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Edward III

Edward III

W. Mark Ormrod
Copyright Date: 2011
Published by: Yale University Press
Pages: 720
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  • Book Info
    Edward III
    Book Description:

    Edward III (1312-1377) was the most successful European ruler of his age. Reigning for over fifty years, he achieved spectacular military triumphs and overcame grave threats to his authority, from parliamentary revolt to the Black Death. Revered by his subjects as a chivalric dynamo, he initiated the Hundred Years' War and gloriously led his men into battle against the Scots and the French.

    In this illuminating biography, W. Mark Ormrod takes a deeper look at Edward to reveal the man beneath the military muscle. What emerges is Edward's clear sense of his duty to rebuild the prestige of the Crown, and through military gains and shifting diplomacy, to secure a legacy for posterity. New details of the splendor of Edward's court, lavish national celebrations, and innovative use of imagery establish the king's instinctive understanding of the bond between ruler and people. With fresh emphasis on how Edward's rule was affected by his family relationships-including his roles as traumatized son, loving husband, and dutiful father-Ormrod gives a valuable new dimension to our understanding of this remarkable warrior king.

    eISBN: 978-0-300-17815-9
    Subjects: History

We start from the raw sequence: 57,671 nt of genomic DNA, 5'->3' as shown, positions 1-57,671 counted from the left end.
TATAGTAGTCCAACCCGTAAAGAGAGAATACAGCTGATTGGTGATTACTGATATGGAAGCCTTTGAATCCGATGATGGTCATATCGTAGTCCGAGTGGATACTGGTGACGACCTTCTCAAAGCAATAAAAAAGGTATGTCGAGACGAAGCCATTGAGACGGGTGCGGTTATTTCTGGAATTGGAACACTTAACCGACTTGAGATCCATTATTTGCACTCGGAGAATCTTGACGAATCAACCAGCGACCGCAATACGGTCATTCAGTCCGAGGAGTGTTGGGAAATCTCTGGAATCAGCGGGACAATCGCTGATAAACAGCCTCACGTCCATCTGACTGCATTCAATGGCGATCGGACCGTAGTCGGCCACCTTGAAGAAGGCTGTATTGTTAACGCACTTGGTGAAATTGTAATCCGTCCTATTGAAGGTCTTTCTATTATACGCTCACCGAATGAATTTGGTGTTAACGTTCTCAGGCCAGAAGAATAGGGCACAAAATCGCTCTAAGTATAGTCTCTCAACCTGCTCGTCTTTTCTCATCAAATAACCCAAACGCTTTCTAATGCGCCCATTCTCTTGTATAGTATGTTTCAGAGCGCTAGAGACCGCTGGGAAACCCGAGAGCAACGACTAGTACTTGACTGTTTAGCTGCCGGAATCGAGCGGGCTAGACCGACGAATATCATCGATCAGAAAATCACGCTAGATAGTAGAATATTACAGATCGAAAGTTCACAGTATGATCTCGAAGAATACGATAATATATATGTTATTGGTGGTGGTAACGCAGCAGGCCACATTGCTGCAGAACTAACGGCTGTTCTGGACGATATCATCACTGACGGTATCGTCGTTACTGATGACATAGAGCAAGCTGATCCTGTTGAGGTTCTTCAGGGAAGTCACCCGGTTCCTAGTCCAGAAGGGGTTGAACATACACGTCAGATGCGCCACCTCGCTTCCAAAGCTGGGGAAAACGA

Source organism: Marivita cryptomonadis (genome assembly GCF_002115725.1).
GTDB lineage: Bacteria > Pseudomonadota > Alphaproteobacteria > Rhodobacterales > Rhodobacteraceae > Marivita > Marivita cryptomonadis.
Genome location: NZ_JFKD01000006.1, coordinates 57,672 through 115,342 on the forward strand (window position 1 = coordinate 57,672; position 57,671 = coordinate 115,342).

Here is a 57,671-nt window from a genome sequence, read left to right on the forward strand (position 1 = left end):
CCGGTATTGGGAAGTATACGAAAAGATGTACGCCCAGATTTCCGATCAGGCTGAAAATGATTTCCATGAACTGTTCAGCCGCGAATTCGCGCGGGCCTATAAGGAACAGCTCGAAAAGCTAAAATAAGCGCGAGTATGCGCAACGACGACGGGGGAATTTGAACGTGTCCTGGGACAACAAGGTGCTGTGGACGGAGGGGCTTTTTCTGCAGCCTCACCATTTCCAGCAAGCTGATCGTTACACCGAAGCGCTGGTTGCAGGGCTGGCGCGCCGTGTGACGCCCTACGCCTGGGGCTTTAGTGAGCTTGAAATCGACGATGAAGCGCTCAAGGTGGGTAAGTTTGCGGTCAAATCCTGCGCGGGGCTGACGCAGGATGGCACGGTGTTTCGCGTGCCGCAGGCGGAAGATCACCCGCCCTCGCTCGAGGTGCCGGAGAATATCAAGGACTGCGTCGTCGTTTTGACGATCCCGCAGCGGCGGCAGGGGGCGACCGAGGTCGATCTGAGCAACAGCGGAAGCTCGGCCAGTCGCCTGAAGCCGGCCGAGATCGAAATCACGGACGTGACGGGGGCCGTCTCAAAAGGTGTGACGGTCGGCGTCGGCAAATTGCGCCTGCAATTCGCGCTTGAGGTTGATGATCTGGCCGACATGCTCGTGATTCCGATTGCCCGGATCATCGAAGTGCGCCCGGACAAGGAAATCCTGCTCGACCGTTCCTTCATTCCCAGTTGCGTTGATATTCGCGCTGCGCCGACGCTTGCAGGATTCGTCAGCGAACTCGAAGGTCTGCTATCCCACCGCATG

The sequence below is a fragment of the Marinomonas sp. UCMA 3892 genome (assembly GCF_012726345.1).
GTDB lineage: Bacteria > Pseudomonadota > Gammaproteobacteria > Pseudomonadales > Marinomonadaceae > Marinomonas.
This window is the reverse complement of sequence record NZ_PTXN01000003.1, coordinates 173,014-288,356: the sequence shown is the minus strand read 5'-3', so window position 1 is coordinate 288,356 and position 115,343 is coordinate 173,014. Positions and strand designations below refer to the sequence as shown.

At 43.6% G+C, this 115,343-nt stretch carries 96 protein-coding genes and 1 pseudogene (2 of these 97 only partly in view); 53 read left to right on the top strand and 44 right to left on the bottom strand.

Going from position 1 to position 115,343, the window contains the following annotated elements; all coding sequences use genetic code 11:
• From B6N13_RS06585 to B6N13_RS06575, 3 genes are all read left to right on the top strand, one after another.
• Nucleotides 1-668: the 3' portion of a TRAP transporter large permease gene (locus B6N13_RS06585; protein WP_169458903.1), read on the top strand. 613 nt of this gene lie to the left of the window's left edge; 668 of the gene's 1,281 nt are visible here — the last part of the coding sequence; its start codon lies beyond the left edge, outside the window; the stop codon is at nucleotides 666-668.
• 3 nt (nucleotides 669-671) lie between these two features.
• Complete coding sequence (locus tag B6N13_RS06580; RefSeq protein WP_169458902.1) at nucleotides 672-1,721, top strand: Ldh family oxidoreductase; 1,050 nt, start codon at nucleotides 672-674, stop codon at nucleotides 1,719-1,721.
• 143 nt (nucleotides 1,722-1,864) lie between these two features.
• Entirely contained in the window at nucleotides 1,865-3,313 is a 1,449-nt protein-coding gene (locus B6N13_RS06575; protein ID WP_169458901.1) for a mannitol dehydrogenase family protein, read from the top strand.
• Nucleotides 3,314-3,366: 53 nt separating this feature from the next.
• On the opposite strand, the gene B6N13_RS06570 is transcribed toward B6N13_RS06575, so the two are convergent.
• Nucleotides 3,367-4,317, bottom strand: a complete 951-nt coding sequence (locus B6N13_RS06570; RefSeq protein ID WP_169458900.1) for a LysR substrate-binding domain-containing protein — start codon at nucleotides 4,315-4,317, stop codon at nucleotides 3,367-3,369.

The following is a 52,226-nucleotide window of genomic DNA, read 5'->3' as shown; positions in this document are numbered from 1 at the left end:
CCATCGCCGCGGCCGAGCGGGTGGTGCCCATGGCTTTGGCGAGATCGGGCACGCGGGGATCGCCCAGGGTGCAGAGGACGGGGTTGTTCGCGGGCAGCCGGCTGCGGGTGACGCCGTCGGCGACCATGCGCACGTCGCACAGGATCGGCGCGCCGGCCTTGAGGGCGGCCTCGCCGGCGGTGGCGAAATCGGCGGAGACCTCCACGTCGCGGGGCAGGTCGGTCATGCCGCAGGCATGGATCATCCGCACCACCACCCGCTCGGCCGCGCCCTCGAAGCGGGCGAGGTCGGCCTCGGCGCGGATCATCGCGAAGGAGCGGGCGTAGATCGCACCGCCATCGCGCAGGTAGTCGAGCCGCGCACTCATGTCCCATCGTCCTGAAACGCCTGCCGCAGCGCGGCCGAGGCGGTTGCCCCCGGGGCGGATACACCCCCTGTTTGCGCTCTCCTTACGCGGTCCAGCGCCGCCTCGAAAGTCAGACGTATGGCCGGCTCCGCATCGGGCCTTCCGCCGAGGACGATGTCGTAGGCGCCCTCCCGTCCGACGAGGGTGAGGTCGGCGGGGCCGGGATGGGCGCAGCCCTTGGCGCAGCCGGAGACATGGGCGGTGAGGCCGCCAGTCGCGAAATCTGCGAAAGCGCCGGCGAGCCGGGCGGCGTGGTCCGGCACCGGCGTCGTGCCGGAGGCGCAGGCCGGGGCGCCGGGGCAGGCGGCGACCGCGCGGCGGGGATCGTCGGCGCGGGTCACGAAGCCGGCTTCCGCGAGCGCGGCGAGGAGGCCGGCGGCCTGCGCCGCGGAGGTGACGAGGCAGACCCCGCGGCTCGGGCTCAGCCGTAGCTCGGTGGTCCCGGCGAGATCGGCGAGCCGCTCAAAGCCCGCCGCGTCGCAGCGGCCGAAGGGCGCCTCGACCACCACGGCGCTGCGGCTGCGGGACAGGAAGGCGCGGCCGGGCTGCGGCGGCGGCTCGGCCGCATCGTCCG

Table of Contents

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  1. Front Matter
    (pp. i-vi)
  2. Table of Contents
    (pp. vii-viii)
    (pp. ix-x)
  4. Plates
    (pp. None)
    (pp. xi-xiv)
    W. Mark Ormrod
    (pp. xv-xix)
    (pp. xx-xx)
  8. [Map]
    (pp. xxi-xxi)
  9. Genealogical Tables
    (pp. xxii-xxvi)
  10. Chapter 1 EDWARD OF WINDSOR, 1312–1322
    (pp. 1-25)

    Edward III was king of England for over fifty years. Among his predecessors, only Henry III reigned longer, and it was only much later that these records of longevity came to be exceeded by George III, Queen Victoria and Elizabeth II.¹ Edward lived out virtually all of his life in the public eye. An adolescent of just fourteen when he was placed prematurely on the throne in 1327, he spent his twenties and thirties in active military leadership. Moving into a more sedentary role in government during his forties and fifties, he then declined into infirmity and died in 1377...

  11. Chapter 2 EXILE AND SUCCESSION, 1322–1327
    (pp. 26-54)

    The events that were to lead to Prince Edward’s first real emergence on to the public stage in 1325 find their context in a tangled history of Anglo-French relations stretching back to the time of the treaty of Paris in 1259. Under the terms of this settlement, Henry III of England had agreed to renounce for ever his dynastic claims to lands already lost to the French crown during the previous half-century in Normandy, Anjou, Maine, Touraine and Poitou, and to render liege homage to Louis IX for his remaining continental possession, the duchy of Aquitaine. In return, Louis had...

  12. Chapter 3 TUTELAGE, 1327–1330
    (pp. 55-89)